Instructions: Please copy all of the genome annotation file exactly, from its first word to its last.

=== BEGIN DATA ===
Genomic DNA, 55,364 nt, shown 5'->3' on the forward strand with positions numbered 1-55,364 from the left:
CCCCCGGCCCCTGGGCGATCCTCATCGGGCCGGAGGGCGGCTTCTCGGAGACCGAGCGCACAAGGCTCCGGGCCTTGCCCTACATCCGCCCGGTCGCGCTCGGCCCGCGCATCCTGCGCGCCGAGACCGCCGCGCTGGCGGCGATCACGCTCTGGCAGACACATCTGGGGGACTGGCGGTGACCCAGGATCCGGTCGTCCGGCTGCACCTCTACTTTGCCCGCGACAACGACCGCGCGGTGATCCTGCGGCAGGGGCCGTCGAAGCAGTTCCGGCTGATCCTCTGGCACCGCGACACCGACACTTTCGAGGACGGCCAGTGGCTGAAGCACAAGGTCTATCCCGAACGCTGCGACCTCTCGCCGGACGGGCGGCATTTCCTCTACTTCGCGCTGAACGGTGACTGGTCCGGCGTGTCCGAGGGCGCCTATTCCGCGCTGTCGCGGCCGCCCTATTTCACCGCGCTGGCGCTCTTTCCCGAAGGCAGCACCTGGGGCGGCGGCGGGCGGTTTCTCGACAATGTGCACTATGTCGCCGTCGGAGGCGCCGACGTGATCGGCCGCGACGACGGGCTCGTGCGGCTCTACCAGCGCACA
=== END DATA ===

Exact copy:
Genomic DNA, 55,364 nt, shown 5'->3' on the forward strand with positions numbered 1-55,364 from the left:
CCCCCGGCCCCTGGGCGATCCTCATCGGGCCGGAGGGCGGCTTCTCGGAGACCGAGCGCACAAGGCTCCGGGCCTTGCCCTACATCCGCCCGGTCGCGCTCGGCCCGCGCATCCTGCGCGCCGAGACCGCCGCGCTGGCGGCGATCACGCTCTGGCAGACACATCTGGGGGACTGGCGGTGACCCAGGATCCGGTCGTCCGGCTGCACCTCTACTTTGCCCGCGACAACGACCGCGCGGTGATCCTGCGGCAGGGGCCGTCGAAGCAGTTCCGGCTGATCCTCTGGCACCGCGACACCGACACTTTCGAGGACGGCCAGTGGCTGAAGCACAAGGTCTATCCCGAACGCTGCGACCTCTCGCCGGACGGGCGGCATTTCCTCTACTTCGCGCTGAACGGTGACTGGTCCGGCGTGTCCGAGGGCGCCTATTCCGCGCTGTCGCGGCCGCCCTATTTCACCGCGCTGGCGCTCTTTCCCGAAGGCAGCACCTGGGGCGGCGGCGGGCGGTTTCTCGACAATGTGCACTATGTCGCCGTCGGAGGCGCCGACGTGATCGGCCGCGACGACGGGCTCGTGCGGCTCTACCAGCGCACA